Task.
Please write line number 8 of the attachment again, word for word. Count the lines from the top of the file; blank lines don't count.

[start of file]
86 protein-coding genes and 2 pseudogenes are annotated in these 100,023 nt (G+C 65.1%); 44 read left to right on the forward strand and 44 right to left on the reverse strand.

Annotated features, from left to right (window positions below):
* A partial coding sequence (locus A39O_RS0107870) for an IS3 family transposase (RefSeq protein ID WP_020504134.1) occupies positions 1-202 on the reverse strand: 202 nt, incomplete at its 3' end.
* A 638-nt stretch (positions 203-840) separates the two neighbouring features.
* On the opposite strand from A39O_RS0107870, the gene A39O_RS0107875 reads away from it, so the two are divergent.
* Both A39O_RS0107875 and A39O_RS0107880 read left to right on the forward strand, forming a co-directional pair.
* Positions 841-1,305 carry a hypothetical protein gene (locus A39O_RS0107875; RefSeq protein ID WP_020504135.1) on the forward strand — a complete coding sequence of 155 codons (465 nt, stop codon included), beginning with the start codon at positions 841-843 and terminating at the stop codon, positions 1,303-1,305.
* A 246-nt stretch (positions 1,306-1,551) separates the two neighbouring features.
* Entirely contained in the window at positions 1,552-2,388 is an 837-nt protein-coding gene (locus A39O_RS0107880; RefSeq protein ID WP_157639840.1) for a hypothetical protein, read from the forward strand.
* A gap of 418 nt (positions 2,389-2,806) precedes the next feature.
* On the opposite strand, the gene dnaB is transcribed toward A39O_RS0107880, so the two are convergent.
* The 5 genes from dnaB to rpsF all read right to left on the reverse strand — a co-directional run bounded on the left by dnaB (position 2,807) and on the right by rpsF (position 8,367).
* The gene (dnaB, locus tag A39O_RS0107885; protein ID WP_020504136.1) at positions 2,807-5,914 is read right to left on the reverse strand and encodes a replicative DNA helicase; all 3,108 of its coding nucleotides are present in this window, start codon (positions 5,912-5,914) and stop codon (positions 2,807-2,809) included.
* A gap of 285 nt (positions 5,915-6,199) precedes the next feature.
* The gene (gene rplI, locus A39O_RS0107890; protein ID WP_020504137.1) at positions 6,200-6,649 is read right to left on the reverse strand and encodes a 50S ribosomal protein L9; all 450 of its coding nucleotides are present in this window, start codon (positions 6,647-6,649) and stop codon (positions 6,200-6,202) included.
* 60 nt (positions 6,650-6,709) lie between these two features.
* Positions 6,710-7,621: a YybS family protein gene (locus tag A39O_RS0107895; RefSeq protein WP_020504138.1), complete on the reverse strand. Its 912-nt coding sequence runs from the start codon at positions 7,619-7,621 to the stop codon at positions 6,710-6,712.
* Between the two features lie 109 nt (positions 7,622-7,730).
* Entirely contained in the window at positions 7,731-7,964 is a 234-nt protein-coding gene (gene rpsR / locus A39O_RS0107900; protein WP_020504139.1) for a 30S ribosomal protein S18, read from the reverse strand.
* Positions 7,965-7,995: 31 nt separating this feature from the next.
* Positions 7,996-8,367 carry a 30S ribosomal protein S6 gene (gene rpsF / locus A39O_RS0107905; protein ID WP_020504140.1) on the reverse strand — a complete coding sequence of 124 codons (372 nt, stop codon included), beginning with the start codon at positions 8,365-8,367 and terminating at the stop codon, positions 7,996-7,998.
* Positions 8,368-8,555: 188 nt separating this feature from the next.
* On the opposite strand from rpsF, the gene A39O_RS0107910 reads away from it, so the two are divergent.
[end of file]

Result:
* A 246-nt stretch (positions 1,306-1,551) separates the two neighbouring features.